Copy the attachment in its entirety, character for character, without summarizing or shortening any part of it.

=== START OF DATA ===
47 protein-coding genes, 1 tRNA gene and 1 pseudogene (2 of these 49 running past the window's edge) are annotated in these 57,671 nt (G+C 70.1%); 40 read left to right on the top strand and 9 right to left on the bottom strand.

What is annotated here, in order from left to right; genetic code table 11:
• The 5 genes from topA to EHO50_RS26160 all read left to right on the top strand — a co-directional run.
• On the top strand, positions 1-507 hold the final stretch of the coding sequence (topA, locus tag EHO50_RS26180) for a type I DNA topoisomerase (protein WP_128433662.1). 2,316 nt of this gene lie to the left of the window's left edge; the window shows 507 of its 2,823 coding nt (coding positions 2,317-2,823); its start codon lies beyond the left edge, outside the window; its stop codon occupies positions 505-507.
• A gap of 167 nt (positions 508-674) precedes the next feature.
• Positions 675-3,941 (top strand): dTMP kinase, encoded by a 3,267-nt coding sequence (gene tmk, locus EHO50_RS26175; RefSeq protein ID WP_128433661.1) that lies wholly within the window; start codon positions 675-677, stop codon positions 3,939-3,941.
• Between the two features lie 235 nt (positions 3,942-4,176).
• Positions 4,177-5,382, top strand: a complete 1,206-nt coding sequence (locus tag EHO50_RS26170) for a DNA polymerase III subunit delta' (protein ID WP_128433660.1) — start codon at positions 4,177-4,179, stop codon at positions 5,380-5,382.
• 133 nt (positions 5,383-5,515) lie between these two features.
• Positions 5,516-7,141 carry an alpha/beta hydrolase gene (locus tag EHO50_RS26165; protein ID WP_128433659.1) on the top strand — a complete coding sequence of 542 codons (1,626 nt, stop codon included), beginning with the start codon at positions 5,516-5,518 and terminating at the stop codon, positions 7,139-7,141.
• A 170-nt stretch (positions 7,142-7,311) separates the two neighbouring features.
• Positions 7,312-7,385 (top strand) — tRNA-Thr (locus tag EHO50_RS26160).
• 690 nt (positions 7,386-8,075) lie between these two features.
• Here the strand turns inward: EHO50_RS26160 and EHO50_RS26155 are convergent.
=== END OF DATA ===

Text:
47 protein-coding genes, 1 tRNA gene and 1 pseudogene (2 of these 49 running past the window's edge) are annotated in these 57,671 nt (G+C 70.1%); 40 read left to right on the top strand and 9 right to left on the bottom strand.

What is annotated here, in order from left to right; genetic code table 11:
• The 5 genes from topA to EHO50_RS26160 all read left to right on the top strand — a co-directional run.
• On the top strand, positions 1-507 hold the final stretch of the coding sequence (topA, locus tag EHO50_RS26180) for a type I DNA topoisomerase (protein WP_128433662.1). 2,316 nt of this gene lie to the left of the window's left edge; the window shows 507 of its 2,823 coding nt (coding positions 2,317-2,823); its start codon lies beyond the left edge, outside the window; its stop codon occupies positions 505-507.
• A gap of 167 nt (positions 508-674) precedes the next feature.
• Positions 675-3,941 (top strand): dTMP kinase, encoded by a 3,267-nt coding sequence (gene tmk, locus EHO50_RS26175; RefSeq protein ID WP_128433661.1) that lies wholly within the window; start codon positions 675-677, stop codon positions 3,939-3,941.
• Between the two features lie 235 nt (positions 3,942-4,176).
• Positions 4,177-5,382, top strand: a complete 1,206-nt coding sequence (locus tag EHO50_RS26170) for a DNA polymerase III subunit delta' (protein ID WP_128433660.1) — start codon at positions 4,177-4,179, stop codon at positions 5,380-5,382.
• 133 nt (positions 5,383-5,515) lie between these two features.
• Positions 5,516-7,141 carry an alpha/beta hydrolase gene (locus tag EHO50_RS26165; protein ID WP_128433659.1) on the top strand — a complete coding sequence of 542 codons (1,626 nt, stop codon included), beginning with the start codon at positions 5,516-5,518 and terminating at the stop codon, positions 7,139-7,141.
• A 170-nt stretch (positions 7,142-7,311) separates the two neighbouring features.
• Positions 7,312-7,385 (top strand) — tRNA-Thr (locus tag EHO50_RS26160).
• 690 nt (positions 7,386-8,075) lie between these two features.
• Here the strand turns inward: EHO50_RS26160 and EHO50_RS26155 are convergent.